Former President Thabo Mbeki and Finance Minister Pravin Gordhan have gone to extraordinary lengths to discredit the CIEX report as the illiterate rantings of a retired British spy (Michael Oatley) and bounty-hunter. Let us now also recall the uproar that accompanied release in 1999 by ANC spooks of the “Memorandum to Patricia de Lille MP from ANC MPs,” the so-called “De Lille Dossier” which launched the arms deal saga, investigations and cover-ups.
The spooks informed me then that the arms deal itself was just the tip of the iceberg that extended to oil deals, tollroads, Cell C, Coega, diamond and drugs smuggling, weapons trafficking and money laundering. In short, the arms deal was the first post-apartheid era’s attempt at “state capture.” De Lille and others were subjected to death threats.
The Trust Bank/ABSA lifeboat investigated in episode one of Project Spear was a sideshow compared with the collusion of the SA Reserve Bank (SARB) with the Broederbond and Armscor in siphoning billions out of the country, and was “petty cash” compared with what the Americans and British have poured into their banks since 2008. Episodes two and three promised to be explosive, hence the cover-ups.
Amongst the wider allegations of the CIEX report are that after the 1985 debt standstill Swiss banks demanded South African gold reserves be held in Zurich as collateral for loans, but that the gold was never returned to SA and was “disappeared.” Minority shareholders in SARB have demanded a full and independent audit of the SA’s gold reserves, but were blocked by Governors Gill Marcus and Tito Mboweni.
Then there are the billions pumped into Armscor plus other sanctions-busting operations in collaboration with SARB and Barend du Plessis, as Minister of Finance. The Cameron Commission of Inquiry in 1994/95 reported that Armscor was both incredibly corrupt and incredibly incompetent, but regrettably failed to recommend recovery of monies and properties held overseas.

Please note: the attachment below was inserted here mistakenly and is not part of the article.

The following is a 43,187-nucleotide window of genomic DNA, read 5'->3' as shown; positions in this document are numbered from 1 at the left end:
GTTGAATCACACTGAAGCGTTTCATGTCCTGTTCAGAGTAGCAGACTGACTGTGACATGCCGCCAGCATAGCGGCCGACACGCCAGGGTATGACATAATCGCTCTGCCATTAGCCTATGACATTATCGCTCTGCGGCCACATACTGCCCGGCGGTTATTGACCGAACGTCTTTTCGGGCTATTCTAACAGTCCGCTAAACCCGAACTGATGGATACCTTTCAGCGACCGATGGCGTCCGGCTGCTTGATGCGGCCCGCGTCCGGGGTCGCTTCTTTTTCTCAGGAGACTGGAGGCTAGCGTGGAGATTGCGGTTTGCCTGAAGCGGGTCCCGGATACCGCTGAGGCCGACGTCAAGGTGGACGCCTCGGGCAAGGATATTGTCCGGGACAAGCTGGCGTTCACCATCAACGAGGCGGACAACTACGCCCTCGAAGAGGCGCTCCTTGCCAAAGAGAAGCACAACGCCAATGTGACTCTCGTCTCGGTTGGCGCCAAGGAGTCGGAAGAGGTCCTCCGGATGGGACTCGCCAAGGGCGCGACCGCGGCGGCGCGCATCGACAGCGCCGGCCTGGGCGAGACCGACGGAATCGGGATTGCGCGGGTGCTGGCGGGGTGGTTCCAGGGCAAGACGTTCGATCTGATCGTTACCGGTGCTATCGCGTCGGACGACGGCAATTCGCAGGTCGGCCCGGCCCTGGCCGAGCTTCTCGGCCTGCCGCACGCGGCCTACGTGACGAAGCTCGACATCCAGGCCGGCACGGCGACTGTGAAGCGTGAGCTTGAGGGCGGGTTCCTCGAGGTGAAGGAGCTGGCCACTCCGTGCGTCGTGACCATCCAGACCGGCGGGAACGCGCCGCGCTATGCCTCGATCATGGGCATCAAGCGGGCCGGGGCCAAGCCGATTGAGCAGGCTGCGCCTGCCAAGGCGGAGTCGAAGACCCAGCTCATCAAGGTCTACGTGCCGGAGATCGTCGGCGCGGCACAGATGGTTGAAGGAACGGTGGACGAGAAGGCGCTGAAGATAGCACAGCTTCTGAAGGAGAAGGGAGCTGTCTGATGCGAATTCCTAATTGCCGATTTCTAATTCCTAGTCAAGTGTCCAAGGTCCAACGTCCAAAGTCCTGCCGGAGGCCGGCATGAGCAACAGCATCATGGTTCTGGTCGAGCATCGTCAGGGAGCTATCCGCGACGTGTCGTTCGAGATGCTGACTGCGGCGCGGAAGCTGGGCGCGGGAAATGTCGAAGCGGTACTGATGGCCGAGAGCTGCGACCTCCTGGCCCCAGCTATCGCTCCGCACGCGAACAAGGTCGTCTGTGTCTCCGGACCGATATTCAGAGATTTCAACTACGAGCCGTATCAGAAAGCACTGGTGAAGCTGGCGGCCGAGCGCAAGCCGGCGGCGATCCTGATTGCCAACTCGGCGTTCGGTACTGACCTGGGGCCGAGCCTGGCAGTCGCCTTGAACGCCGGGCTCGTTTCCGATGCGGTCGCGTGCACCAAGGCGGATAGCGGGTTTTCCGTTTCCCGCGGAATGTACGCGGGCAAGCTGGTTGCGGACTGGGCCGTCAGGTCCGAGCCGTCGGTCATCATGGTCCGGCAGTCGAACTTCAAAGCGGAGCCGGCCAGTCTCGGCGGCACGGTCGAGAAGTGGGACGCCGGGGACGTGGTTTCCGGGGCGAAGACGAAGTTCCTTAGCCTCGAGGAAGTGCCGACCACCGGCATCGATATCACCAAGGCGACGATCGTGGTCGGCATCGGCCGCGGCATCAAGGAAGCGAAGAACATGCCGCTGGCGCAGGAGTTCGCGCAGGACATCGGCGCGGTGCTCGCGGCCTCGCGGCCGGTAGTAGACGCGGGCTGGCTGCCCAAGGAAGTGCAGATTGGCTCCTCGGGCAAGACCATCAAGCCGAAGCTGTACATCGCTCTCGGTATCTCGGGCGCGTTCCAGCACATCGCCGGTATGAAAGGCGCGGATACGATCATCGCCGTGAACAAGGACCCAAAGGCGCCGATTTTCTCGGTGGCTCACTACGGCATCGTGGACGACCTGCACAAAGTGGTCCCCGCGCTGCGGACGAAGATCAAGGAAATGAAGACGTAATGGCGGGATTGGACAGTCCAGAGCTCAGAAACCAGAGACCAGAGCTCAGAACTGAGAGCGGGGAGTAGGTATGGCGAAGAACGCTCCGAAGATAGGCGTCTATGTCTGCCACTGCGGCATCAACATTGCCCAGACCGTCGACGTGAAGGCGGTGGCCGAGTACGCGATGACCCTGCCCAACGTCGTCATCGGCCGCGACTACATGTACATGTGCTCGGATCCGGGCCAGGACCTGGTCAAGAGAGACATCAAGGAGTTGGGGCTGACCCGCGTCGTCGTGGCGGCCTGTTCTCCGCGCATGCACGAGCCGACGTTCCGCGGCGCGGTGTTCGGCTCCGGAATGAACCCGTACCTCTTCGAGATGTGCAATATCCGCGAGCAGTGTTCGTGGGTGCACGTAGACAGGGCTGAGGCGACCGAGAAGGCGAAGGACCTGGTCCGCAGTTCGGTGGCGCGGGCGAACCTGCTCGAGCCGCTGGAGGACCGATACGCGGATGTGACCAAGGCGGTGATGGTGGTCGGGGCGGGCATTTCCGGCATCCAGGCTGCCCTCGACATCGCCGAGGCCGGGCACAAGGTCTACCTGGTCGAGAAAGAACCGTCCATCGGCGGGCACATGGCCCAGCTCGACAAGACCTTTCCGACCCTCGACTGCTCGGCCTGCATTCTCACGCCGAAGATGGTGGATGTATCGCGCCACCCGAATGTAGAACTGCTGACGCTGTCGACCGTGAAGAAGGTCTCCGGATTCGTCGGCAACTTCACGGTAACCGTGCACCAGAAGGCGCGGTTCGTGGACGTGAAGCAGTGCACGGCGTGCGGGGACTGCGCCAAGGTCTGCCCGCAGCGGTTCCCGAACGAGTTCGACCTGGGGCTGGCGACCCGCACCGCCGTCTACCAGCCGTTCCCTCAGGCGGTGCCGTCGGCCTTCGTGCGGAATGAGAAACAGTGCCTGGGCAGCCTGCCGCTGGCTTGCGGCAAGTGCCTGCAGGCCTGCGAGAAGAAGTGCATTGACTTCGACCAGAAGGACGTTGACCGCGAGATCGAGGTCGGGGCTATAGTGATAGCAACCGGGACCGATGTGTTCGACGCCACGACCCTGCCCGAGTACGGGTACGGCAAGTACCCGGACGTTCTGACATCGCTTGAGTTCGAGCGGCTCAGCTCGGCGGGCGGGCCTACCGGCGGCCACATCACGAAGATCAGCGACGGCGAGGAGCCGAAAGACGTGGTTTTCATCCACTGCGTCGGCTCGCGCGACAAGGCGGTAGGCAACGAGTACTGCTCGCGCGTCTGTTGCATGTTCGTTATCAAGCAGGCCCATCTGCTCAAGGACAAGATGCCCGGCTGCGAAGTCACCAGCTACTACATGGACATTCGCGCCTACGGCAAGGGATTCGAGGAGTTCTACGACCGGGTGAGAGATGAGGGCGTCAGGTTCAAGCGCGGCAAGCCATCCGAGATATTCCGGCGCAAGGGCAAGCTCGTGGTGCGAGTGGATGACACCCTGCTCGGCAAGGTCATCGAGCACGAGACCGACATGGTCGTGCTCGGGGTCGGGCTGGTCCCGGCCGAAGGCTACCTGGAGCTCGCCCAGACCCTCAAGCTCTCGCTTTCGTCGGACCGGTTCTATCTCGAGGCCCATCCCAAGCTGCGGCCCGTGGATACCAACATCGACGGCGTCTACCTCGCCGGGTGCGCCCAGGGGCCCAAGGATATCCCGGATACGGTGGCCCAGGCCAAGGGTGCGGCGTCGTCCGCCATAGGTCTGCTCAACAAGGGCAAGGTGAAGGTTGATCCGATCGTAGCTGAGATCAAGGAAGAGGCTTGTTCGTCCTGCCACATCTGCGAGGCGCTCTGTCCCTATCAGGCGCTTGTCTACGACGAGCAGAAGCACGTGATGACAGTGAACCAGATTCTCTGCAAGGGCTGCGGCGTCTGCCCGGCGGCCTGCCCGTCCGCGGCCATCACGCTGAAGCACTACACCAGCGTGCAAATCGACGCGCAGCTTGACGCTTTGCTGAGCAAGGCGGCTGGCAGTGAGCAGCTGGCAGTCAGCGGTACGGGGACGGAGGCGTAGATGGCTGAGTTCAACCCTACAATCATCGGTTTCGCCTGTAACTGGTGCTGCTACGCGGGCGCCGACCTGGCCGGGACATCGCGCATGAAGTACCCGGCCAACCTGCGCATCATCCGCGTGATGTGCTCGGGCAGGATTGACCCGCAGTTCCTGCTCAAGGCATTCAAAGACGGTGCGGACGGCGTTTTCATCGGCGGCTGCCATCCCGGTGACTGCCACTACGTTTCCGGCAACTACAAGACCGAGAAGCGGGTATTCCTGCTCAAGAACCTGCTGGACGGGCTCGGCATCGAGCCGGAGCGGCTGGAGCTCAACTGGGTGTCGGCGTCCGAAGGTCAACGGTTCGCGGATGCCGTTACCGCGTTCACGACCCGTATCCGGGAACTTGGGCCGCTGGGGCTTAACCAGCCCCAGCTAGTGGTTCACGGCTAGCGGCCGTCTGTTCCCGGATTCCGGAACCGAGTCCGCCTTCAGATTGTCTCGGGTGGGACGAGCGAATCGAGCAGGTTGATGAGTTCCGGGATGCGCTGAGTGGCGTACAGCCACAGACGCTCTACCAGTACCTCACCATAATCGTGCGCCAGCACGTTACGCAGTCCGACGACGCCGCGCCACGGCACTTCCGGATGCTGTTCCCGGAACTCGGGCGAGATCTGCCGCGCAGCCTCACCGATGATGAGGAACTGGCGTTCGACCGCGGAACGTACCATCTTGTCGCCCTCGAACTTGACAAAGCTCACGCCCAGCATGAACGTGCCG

SARB acknowledged during the Truth And Reconciliation Commission’s business hearings in November 1997 that rational banking principles had been subordinated to supporting a political ideology. Since then, quite extraordinarily, all four of SA’s banking groups plus the SARB itself have become foreign-controlled.
SARB is itself an anomaly by world standards in being privately rather than state-owned. Being foreign-controlled is even more bizarre, and is a contradiction of its constitutional obligation to “function independently and without fear, favour or prejudice.”
The Trust Bank/ABSA lifeboat issue now regains relevance because Trevor Manuel whilst Minister of Finance in 2005 inexplicably authorized the takeover of ABSA by Barclays Bank. Before withdrawing from SA in 1986 in response to the anti-apartheid campaign and the 1985 debt standstill, Barclays International was by far the largest foreign bank creditor.
Barclays is not only financing the BAE and BAE/Saab contracts for the arms deal but, having been repeatedly fined in the US and Britain for numerous and various irregularities, now proposes to dump its ABSA and Africa operations to raise R73 billion to remedy its capital deficiencies. The 20 year Barclays Bank loan agreement for the BAE contracts, and in my possession, was described by Manuel’s own legal counsel in 2003 as “potentially catastrophic for South Africa.”
The proposed Barclays dumping of ABSA is one of the factors leading to SA’s prospective investment downgrading to “junk status.” The loan agreement is a textbook example of “third world” debt entrapment by European banks and governments.
And into this saga, there is Maria Ramos (Mrs Manuel) as CEO of both ABSA and Barclays Africa. The conflicts-of-interest are massive and, independently of the Gupta debacles, warrant a thorough investigation into South Africa’s banking system. Are we serious about dealing with corruption and money laundering during both the apartheid and present eras?
By Terry Crawford-Browne